Following the exciting automotive year-end shopping season, Compete and Twitter partnered together to understand the impact that Tweets posted by automotive companies have on the consumers who see them. Specifically, we wanted to know whether Tweets influence consumer behavior; are people exposed to an automotive Tweet more likely to visit the manufacturer’s website and take action by locating a dealer, looking at offers or building their own car.
To answer these questions, Compete observed 3,289 U.S.-based Internet consumers and 593 U.K.-based Internet consumers who saw Tweets from over 700 companies within the automotive space (manufacturers, dealers, aftermarket/parts and 3rd party online resources) from September 1 to November 30, 2012. We limited the scope of the study to desktop browsing only (no mobile or table activity) and exposure on Twitter.com only (no Twitter clients were included in the analysis). We also studied the behavior of two control groups comprised of a similar set of consumers who visited Twitter but did not see an automotive Tweet and who were simply average internet users.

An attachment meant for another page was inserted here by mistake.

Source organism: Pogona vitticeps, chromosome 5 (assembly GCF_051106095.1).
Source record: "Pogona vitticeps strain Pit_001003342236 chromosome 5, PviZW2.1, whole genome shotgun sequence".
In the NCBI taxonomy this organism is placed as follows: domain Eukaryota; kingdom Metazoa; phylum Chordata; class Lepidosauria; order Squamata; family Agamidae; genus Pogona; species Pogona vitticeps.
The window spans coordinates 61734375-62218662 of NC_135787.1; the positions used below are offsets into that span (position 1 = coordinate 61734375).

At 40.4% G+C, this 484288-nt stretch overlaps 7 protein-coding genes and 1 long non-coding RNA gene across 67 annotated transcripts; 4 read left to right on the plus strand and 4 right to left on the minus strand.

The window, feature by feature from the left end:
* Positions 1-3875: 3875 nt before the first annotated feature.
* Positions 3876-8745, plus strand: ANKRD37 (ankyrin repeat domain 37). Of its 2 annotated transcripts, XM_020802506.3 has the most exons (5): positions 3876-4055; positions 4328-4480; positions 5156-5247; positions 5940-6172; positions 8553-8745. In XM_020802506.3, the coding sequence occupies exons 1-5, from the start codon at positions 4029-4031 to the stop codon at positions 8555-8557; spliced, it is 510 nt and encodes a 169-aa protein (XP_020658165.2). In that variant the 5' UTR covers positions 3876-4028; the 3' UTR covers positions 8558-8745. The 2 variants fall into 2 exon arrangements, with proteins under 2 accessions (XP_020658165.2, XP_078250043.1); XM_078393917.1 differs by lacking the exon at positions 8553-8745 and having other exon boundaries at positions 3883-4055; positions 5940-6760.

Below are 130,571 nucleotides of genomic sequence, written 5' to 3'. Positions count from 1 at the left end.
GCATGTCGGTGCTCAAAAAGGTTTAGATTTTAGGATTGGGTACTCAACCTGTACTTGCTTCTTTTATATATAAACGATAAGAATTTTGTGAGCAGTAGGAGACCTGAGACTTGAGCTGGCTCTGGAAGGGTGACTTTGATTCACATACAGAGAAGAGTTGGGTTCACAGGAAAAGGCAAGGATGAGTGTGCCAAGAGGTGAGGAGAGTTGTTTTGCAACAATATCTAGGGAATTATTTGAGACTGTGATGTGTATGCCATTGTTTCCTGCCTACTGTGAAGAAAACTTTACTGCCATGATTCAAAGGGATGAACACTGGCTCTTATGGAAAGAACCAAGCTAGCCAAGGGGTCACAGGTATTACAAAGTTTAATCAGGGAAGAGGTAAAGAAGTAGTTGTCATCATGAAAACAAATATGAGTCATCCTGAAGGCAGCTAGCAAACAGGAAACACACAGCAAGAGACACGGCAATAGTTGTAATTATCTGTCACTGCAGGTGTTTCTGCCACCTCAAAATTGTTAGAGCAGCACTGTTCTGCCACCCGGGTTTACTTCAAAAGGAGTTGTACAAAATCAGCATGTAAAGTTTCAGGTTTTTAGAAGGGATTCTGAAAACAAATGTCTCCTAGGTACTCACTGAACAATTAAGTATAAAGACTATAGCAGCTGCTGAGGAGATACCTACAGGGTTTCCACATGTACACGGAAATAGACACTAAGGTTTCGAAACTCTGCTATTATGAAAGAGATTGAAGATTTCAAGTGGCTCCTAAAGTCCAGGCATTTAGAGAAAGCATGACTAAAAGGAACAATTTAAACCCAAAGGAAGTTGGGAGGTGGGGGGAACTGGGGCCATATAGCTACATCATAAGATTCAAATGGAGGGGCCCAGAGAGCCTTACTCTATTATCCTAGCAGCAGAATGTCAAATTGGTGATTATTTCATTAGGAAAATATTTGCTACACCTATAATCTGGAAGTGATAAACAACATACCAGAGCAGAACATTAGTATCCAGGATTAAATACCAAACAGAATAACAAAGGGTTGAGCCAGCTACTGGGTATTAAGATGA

Compete and Twitter uncovered two key findings highlighted below:
1. Twitter users, U.S. and U.K. alike, who see Tweets from an automotive company are more likely to visit their websites or conduct a branded search
We found that Twitter users who were exposed to an automotive Tweet visited those automotive websites or conducted a branded search at a higher rate than general Internet users. This finding is true for manufacturers and dealers as well as specific categories like aftermarket/parts.
Key takeaway: Twitter users are auto enthusiasts. Twitter is a medium for advertisers to impact consumers’ consideration sets from the point of initial decision to purchase.
2. Conversions are influenced by auto Tweets
Auto Tweets not only influence consideration, but they drive Twitter users to take lower funnel actions such as locate a dealer, request a quote or explore financing options.
Key Takeaway: People who see an automotive Tweet are more likely to make perform a lower funnel activity. This means Twitter users arrive on an automotive website with a higher intent to get information to help inform their purchase decision.
Compete and Twitter also uncovered other findings around how exposure to Tweets influences visitation by type of auto manufacturer as well as other interesting results.
Natalie is a Senior Associate at Compete. She has 6+ years in the marketing field, consulting for both B2B and B2C companies. If you like what you read, you can follow her on Google+, Twitter @Nsgauthier or on LinkedIn